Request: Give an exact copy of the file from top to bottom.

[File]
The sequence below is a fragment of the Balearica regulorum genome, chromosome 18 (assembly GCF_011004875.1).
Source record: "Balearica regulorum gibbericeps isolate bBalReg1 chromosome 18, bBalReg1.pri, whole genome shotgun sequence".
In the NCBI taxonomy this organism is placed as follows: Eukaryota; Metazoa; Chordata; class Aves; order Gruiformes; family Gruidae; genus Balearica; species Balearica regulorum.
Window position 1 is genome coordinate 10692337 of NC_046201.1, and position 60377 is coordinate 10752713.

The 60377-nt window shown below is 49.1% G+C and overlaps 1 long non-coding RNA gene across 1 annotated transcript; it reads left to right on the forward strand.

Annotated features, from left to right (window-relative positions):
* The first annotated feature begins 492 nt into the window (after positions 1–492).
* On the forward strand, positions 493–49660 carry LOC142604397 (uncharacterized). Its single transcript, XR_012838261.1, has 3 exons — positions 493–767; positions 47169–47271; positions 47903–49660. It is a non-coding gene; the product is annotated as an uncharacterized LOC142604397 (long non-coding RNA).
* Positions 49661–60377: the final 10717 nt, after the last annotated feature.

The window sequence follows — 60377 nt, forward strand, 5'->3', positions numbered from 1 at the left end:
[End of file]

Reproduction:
The sequence below is a fragment of the Balearica regulorum genome, chromosome 18 (assembly GCF_011004875.1).
Source record: "Balearica regulorum gibbericeps isolate bBalReg1 chromosome 18, bBalReg1.pri, whole genome shotgun sequence".
In the NCBI taxonomy this organism is placed as follows: Eukaryota; Metazoa; Chordata; class Aves; order Gruiformes; family Gruidae; genus Balearica; species Balearica regulorum.
Window position 1 is genome coordinate 10692337 of NC_046201.1, and position 60377 is coordinate 10752713.

The 60377-nt window shown below is 49.1% G+C and overlaps 1 long non-coding RNA gene across 1 annotated transcript; it reads left to right on the forward strand.

Annotated features, from left to right (window-relative positions):
* The first annotated feature begins 492 nt into the window (after positions 1–492).
* On the forward strand, positions 493–49660 carry LOC142604397 (uncharacterized). Its single transcript, XR_012838261.1, has 3 exons — positions 493–767; positions 47169–47271; positions 47903–49660. It is a non-coding gene; the product is annotated as an uncharacterized LOC142604397 (long non-coding RNA).
* Positions 49661–60377: the final 10717 nt, after the last annotated feature.

The window sequence follows — 60377 nt, forward strand, 5'->3', positions numbered from 1 at the left end: